Is there a morally significant difference between eating an egg from a caged versus cage-free hen?

Oh definitely. I think there’s a significant moral difference because eating the egg from the caged hen, you’re contributing to and supporting a much more extreme form of animal suffering than when you’re only eating eggs from cage-free hens.

What is the end goal for which you are advocating?

The end goal is that we seriously apply the principle of equal consideration of interests. That’s a very general goal, but I think it would certainly lead us to phase out all forms of factory farming and perhaps would lead us to be completely vegan in the end if we feel we can’t justify any use of animals.

But I’m prepared to leave that as a somewhat open question — whether it requires a completely vegan lifestyle or whether it simply requires us to ensure animals live good lives and have their interests reasonably provided for, and whether we nevertheless make use of some animal products in that process.

Some people might reject your characterization of the pleasure or pain animals experience in relation to human beings and for that reason don’t feel the need to become vegan or vegetarian. How would you appeal to such people to change their lifestyles?

I’m not sure why they’re rejecting what I say about animal pleasure and pain. Pretty much everyone agrees animals can feel pleasure and pain. It’s hard to find anyone, scientists or anyone else, who would deny that animals can feel pain. The only real issue is how much pain can they feel and is the pain of being at a somewhat lower cognitive level to be taken as seriously as the pain of beings at a higher cognitive level.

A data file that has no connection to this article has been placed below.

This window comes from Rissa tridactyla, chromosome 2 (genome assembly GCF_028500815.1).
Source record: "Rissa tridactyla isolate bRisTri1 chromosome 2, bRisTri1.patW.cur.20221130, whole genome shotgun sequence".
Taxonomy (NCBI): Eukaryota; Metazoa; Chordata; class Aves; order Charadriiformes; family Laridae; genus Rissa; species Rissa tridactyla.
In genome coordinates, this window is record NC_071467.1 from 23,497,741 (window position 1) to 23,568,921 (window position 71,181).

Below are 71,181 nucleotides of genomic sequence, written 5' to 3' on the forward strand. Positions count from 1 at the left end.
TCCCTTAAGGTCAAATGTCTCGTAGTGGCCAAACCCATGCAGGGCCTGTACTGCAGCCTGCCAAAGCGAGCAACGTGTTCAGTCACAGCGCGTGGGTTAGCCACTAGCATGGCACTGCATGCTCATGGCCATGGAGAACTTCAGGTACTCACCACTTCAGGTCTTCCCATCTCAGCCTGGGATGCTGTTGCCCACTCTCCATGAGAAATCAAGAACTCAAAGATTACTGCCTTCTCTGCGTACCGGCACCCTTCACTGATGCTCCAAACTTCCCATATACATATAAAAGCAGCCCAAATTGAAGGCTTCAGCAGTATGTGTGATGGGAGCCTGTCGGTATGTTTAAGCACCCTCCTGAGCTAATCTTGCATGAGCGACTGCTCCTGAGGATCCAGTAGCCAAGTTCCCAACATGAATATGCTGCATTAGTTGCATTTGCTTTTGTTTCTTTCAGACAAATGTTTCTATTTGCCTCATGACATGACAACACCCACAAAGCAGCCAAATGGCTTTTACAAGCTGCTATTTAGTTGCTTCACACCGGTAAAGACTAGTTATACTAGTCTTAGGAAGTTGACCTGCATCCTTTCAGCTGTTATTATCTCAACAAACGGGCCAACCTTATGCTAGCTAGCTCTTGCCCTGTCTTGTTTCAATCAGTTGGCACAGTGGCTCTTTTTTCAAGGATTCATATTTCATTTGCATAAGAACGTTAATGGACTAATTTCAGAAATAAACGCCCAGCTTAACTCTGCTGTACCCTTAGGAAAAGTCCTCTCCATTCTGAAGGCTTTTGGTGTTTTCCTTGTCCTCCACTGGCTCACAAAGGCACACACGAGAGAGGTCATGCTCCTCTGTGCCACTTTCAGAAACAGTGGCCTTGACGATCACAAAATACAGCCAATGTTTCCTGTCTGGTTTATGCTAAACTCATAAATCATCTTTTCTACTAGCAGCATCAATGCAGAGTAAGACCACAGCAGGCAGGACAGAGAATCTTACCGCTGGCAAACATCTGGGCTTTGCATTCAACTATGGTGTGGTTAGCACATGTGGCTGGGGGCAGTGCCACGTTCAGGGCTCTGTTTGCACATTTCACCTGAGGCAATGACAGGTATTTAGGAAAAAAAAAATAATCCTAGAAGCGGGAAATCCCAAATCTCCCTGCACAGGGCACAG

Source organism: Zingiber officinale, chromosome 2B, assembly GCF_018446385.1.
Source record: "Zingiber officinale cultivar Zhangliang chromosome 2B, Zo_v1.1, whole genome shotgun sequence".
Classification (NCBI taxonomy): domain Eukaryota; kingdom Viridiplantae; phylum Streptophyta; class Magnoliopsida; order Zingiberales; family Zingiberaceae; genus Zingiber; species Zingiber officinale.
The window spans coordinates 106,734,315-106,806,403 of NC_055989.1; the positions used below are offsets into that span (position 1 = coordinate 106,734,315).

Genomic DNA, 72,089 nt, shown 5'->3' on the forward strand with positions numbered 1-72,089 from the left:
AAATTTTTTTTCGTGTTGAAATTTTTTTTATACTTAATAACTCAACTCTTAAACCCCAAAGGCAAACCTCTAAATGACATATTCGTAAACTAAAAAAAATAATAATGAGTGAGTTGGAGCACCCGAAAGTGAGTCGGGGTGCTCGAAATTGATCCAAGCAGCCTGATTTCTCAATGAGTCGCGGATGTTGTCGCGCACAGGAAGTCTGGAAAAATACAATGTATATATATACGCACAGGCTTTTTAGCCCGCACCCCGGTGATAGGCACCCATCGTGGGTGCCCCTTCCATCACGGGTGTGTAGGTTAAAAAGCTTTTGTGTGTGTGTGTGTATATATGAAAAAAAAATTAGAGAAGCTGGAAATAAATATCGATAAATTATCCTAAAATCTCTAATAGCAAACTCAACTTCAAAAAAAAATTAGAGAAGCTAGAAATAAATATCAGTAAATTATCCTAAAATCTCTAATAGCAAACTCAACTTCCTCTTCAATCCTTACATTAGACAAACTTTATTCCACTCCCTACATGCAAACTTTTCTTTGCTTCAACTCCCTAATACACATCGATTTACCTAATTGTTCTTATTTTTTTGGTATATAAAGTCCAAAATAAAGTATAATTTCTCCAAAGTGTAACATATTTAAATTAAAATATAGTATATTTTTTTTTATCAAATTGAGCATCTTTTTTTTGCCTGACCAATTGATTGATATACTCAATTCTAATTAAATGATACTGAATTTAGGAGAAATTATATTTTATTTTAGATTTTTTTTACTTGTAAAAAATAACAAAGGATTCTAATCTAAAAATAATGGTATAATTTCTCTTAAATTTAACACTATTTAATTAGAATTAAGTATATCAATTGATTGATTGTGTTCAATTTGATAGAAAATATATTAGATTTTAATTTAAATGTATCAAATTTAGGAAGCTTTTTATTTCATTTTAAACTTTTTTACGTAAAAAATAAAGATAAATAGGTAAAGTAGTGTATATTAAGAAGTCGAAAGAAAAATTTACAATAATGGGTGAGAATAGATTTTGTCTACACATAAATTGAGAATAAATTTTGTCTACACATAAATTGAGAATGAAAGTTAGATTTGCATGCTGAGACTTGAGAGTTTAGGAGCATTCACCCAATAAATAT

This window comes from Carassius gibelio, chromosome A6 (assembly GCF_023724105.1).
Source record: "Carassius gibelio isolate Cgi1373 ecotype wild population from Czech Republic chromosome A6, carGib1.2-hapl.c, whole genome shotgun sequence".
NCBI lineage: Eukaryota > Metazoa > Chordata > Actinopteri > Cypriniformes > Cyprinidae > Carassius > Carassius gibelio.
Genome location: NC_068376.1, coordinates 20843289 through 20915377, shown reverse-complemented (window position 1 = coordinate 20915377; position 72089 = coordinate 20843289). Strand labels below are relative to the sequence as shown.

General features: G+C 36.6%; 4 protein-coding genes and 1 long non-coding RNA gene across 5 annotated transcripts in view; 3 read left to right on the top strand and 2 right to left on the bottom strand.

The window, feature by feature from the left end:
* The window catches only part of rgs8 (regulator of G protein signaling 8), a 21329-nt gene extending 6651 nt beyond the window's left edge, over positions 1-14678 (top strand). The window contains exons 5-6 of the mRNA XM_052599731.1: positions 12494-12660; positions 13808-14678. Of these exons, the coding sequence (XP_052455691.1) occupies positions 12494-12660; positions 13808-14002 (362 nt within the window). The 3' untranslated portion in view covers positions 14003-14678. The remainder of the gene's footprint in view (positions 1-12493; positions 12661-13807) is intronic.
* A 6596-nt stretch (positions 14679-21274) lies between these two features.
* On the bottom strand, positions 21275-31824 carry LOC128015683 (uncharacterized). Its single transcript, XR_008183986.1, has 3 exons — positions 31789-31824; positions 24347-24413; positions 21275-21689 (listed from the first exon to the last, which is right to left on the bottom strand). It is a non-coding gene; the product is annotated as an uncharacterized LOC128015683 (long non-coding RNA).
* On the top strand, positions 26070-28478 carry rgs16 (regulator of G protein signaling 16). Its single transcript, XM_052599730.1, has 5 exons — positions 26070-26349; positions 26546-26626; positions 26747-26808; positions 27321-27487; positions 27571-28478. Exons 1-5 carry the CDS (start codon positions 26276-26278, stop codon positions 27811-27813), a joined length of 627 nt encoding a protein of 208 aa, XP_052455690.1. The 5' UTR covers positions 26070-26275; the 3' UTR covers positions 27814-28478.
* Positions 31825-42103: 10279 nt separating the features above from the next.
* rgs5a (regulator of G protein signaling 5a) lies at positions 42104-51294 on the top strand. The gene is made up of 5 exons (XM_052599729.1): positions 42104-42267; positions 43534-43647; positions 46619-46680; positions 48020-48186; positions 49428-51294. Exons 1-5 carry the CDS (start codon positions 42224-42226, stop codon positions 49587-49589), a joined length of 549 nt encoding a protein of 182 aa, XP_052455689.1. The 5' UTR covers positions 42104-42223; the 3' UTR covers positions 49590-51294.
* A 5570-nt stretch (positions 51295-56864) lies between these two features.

But I would ask them to think about humans at lower cognitive levels, whether they’re newborn babies or humans with serious intellectual disabilities and say, do we really want to ignore and overlook their pain just because they can’t use language or are not able to tell us about their pains in detail? I guess I would try and convince people by asking them to get over their bias against nonhuman animals and treat nonhuman animals at least as well as you’d treat humans at a similar cognitive level.

How do you respond to those who argue that since humans are still animals in the biological sense of the word, it doesn’t make sense to make an “unnatural” switch to becoming herbivores, especially given the omnivorous nature of our genetic relatives like many of the great apes or other mammals?

What is wrong with that argument is the fallacy that you can argue what is supposedly natural to what is right. All sorts of things may be natural if you look at human evolutionary history. You could say war is natural, but that doesn’t mean we don’t want to prevent war. You could say that male dominance of society is natural; you could possibly even argue that slavery is natural. But none of these things are right. We intervene in nature all the time, and the question is when we’re justified in doing so.

This is one case where even if it is natural for us to be omnivores, we know we can live very well without eating animal products and that’s a better thing to do. Incidentally, for those who do talk about what’s natural, of course, factory farming is totally unnatural by any stretch of the imagination. It’s contrary to the nature of animals, it’s unnatural to take animals off grazing land and then have to grow grain to feed them.

Utilitarian Philosophers :: Peter Singer :: 'Animal-Rights Activist Peter Singer Explains His Views', interview with JP Leider